On January 29, the Salt River Pima-Maricopa Indian Community hosted the Navy’s annual Chief Petty Officer pinning ceremony, which was held at the USS Arizona Memorial Gardens at Salt River.
The ceremony was virtual, with seven sailors being pinned that day: three here on tribal land and four in other areas in the Southwest. Families of the pinned officers were on hand to pin them and celebrate with them.
Chief Gunner’s Mate Victor Zuniga is one of the pinned officers. He joined Chief Navy Career Counselor Giovanni Eind and Chief Aviation Boatswains Mate Joseph Ramons in celebrating the achievement in the Community.
“The three of us were able to advance to our next rank,” said Zuniga. “Before we got [to the ceremony], we were first-class petty officers in the Navy, and on that day we were pinned to the next rank, chief petty officer. This is one of the highest rankings in the Navy as far as going into leadership.”
Zuniga said that he feels this is a brotherhood and the achievement means that he and the others who advanced are now the gatekeepers of tradition.
The officers posed with vessels that display their rank, name and enlisted pin, with an anchor which represents moving up to chief. Below that is the class number and the date of the pinning. The contents within the vessels are kind of a secret, Zuniga said. He did share that the inside of the vessel contains some traditional information that helps chief petty officers gain knowledge from previous chiefs on how to best fulfill the duties of the new rank.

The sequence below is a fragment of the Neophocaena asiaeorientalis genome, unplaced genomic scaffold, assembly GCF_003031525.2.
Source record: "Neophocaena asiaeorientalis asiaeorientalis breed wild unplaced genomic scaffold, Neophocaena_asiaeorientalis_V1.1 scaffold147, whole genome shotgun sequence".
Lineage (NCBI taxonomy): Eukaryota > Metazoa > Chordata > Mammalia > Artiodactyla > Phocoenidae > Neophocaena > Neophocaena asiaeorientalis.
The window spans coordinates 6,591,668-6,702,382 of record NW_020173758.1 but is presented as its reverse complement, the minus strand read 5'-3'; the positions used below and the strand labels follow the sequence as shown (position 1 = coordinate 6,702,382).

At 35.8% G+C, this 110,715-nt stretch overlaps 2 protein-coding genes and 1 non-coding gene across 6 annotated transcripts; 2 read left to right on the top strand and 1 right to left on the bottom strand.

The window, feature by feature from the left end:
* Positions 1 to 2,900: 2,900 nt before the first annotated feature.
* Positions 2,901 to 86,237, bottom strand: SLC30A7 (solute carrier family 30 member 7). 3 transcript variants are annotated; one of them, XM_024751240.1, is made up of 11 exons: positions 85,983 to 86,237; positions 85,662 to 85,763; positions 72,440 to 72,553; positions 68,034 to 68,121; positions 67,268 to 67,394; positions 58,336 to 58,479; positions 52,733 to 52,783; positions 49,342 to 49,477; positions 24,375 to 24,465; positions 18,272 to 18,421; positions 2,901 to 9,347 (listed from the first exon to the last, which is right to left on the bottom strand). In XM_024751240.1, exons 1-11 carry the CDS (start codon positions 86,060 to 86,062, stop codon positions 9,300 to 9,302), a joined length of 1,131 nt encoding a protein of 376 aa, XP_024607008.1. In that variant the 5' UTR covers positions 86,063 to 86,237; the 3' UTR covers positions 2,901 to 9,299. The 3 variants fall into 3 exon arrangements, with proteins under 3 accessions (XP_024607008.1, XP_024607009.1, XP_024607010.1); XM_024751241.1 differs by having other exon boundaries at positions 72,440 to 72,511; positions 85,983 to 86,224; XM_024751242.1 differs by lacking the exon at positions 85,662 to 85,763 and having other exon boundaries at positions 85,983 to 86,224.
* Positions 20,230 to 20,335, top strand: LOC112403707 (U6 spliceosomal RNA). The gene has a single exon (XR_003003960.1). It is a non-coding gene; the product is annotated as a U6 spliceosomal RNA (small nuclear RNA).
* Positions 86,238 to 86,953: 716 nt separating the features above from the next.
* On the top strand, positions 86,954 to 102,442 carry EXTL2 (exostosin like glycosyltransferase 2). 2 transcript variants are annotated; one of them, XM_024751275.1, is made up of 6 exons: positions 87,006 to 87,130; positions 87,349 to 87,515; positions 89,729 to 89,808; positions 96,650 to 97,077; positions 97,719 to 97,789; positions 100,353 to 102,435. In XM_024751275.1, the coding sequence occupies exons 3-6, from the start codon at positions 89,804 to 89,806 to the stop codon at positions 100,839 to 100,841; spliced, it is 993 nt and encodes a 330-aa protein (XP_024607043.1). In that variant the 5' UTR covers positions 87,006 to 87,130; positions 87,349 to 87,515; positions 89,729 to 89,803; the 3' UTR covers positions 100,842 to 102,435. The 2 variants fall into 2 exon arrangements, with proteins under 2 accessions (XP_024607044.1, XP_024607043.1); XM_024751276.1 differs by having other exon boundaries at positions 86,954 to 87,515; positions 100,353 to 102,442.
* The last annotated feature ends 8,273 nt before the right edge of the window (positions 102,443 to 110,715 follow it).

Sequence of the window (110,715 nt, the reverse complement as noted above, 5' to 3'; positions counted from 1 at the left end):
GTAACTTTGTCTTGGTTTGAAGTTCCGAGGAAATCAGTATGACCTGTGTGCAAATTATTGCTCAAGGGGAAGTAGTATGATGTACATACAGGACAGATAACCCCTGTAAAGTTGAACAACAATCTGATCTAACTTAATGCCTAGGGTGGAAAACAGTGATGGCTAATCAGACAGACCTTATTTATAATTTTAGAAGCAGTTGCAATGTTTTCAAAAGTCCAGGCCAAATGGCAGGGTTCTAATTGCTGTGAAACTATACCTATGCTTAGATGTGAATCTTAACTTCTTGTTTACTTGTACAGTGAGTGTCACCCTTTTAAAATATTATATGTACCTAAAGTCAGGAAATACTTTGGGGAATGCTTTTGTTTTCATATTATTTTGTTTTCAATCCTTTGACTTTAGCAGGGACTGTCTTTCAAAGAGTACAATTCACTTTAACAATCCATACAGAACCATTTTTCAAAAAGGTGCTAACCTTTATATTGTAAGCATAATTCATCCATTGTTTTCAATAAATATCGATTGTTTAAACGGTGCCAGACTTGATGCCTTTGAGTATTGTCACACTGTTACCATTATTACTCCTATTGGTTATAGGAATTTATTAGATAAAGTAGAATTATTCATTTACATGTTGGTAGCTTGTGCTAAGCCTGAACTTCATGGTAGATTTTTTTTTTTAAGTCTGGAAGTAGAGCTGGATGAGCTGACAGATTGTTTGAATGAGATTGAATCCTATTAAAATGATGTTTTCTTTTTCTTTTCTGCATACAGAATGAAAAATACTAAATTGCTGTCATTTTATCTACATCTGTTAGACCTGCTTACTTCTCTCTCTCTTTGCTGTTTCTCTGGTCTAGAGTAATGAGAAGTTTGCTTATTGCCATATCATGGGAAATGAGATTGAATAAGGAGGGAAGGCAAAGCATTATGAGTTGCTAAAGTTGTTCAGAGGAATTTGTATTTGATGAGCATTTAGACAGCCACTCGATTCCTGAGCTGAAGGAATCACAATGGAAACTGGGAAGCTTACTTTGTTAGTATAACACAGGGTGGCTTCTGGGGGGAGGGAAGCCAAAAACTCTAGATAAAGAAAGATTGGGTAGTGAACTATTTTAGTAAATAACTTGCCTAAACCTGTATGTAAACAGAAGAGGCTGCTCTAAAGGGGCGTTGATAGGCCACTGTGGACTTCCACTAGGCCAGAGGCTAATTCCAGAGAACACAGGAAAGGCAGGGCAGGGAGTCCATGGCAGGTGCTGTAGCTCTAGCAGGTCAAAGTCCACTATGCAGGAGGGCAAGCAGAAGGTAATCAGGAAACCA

Zuniga says that SRPMIC has the support of the Navy and that the Community welcomed the newly pinned officers with open arms.
Discover Salt River staff and SRPMIC Veterans Representatives were also present at the pinning ceremony. Representative Amanda White said that there is significance to the regional Navy office choosing the site because of the USS Arizona relic in the Community. “[The newly pinned officers] were taken aback, and they are learning the history about how the relic came to be here,” said White. “They also get the education behind it too, as far as it being on Native land and being obtained by the tribe.”